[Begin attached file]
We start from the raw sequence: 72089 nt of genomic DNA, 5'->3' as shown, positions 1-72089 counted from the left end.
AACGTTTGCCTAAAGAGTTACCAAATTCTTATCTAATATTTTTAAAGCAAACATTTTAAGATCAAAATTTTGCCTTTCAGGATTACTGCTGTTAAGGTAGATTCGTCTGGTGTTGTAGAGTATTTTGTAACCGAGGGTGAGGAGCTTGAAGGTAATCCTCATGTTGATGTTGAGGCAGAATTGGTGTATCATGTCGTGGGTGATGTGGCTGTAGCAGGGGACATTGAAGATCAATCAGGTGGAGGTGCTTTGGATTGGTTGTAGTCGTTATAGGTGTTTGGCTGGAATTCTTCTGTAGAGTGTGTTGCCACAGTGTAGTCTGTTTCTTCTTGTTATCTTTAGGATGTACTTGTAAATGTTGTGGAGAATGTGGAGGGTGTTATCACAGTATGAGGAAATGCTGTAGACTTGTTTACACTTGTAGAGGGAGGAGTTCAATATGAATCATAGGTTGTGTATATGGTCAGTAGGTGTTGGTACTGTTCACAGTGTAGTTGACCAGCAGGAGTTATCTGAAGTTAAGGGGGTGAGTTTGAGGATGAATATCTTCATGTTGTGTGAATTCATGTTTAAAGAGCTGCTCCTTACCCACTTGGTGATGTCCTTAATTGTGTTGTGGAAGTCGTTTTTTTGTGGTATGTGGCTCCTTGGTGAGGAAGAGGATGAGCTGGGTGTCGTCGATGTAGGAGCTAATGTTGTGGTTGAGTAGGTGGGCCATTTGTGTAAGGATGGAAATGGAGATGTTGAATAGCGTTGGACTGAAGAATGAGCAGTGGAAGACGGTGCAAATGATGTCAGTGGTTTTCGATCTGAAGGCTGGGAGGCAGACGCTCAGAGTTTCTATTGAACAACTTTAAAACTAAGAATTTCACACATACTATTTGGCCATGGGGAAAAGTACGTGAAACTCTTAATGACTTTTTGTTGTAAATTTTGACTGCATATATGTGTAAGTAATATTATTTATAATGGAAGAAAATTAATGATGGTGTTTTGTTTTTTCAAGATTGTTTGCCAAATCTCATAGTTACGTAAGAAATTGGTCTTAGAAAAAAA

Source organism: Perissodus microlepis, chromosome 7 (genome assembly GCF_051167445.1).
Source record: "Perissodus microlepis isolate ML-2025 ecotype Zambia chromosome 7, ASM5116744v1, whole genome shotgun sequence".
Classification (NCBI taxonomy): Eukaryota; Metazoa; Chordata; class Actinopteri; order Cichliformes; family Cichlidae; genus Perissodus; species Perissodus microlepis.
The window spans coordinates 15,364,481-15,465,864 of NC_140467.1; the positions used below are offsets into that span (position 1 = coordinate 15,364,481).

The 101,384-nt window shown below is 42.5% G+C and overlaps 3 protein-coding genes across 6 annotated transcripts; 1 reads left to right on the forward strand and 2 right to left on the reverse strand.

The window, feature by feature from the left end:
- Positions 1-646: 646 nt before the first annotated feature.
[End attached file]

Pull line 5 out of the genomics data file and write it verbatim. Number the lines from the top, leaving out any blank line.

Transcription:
Classification (NCBI taxonomy): Eukaryota; Metazoa; Chordata; class Actinopteri; order Cichliformes; family Cichlidae; genus Perissodus; species Perissodus microlepis.